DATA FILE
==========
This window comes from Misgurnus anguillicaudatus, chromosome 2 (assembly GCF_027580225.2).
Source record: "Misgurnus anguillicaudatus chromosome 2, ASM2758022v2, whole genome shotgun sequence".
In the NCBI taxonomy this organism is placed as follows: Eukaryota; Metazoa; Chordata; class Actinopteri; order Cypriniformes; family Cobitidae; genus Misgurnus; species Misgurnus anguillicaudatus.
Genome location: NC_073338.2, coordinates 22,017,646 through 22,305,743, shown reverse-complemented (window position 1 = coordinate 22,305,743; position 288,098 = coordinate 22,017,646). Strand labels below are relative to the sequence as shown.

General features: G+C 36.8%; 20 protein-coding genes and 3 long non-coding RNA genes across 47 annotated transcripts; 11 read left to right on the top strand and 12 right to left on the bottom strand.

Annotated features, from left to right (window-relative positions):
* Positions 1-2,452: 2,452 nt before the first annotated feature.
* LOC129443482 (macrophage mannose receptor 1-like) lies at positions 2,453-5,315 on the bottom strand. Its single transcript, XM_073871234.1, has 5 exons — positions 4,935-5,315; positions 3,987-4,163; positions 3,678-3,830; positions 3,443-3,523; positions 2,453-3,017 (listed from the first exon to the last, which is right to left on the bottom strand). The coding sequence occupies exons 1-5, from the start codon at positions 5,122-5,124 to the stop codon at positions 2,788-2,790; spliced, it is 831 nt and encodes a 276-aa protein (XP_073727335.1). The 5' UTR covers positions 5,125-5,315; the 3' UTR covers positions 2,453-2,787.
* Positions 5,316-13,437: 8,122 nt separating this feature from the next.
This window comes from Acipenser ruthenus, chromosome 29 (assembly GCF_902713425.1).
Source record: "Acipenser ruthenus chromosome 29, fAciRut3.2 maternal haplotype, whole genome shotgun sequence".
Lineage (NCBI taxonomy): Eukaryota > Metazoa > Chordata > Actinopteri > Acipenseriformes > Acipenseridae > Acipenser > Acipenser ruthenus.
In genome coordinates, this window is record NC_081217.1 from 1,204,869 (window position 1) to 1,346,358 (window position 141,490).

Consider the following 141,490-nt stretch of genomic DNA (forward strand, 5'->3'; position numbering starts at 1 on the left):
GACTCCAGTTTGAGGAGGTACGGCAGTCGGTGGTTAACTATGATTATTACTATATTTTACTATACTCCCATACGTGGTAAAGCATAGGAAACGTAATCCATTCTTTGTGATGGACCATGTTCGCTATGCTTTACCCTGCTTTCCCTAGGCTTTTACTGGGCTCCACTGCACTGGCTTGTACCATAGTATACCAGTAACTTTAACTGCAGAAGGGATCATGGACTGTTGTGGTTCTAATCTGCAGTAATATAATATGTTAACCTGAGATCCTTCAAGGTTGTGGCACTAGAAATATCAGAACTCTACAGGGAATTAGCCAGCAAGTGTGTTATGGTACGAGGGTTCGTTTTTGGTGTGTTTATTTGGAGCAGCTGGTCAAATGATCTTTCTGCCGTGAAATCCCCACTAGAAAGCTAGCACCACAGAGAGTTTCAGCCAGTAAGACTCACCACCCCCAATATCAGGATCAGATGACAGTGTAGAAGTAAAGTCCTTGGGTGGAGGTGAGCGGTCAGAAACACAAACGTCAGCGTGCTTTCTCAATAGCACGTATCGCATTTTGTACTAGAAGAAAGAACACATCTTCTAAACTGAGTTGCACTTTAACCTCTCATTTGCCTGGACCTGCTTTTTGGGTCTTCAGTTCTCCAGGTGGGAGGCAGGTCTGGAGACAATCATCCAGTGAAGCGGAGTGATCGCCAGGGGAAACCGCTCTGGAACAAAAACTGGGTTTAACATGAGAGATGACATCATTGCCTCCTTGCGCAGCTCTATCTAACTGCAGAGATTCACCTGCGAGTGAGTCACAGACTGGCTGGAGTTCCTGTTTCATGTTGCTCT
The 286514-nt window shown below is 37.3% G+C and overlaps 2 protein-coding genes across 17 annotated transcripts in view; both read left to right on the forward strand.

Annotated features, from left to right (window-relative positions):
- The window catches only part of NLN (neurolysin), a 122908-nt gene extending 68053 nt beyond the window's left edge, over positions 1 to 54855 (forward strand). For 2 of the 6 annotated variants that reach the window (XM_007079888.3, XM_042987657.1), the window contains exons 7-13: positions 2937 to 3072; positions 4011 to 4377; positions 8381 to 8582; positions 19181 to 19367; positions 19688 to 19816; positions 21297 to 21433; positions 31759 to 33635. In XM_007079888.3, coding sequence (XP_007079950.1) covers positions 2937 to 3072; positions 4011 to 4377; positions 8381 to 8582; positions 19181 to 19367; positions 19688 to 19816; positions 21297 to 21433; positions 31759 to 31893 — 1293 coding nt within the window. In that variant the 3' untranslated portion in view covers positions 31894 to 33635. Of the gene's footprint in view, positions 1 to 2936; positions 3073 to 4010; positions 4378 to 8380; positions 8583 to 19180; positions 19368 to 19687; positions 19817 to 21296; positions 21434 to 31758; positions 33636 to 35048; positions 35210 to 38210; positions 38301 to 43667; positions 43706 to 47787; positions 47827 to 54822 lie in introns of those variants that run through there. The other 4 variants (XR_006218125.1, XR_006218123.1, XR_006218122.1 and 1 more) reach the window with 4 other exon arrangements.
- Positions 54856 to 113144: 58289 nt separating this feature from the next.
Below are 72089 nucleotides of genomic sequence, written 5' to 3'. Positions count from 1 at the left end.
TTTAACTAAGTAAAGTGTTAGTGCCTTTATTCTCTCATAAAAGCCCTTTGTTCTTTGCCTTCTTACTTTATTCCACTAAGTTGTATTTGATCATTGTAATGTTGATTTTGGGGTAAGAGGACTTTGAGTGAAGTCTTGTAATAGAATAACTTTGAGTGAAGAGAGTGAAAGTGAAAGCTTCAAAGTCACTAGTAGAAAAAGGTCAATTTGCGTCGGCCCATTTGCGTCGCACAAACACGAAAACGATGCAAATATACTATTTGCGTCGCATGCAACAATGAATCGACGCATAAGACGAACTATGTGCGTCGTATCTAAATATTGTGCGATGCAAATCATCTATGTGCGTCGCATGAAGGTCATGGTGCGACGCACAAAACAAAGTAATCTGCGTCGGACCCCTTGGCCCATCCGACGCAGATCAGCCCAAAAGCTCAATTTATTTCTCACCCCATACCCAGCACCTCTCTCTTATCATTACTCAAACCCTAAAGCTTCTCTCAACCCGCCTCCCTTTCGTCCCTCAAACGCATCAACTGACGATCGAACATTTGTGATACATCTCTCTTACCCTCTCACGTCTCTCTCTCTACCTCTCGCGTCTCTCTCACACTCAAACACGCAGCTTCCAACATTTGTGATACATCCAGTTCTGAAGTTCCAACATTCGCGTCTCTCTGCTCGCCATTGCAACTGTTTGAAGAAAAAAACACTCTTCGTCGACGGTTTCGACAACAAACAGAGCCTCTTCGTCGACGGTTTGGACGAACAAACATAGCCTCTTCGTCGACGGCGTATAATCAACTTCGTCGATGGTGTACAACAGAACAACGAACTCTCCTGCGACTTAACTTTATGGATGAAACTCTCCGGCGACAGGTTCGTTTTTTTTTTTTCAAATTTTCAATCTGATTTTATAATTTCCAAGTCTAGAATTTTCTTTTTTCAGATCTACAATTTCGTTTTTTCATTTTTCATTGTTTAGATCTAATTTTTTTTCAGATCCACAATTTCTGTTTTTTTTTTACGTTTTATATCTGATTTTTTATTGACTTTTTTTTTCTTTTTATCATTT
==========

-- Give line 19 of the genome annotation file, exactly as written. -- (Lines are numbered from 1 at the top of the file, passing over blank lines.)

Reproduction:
- Positions 54856 to 113144: 58289 nt separating this feature from the next.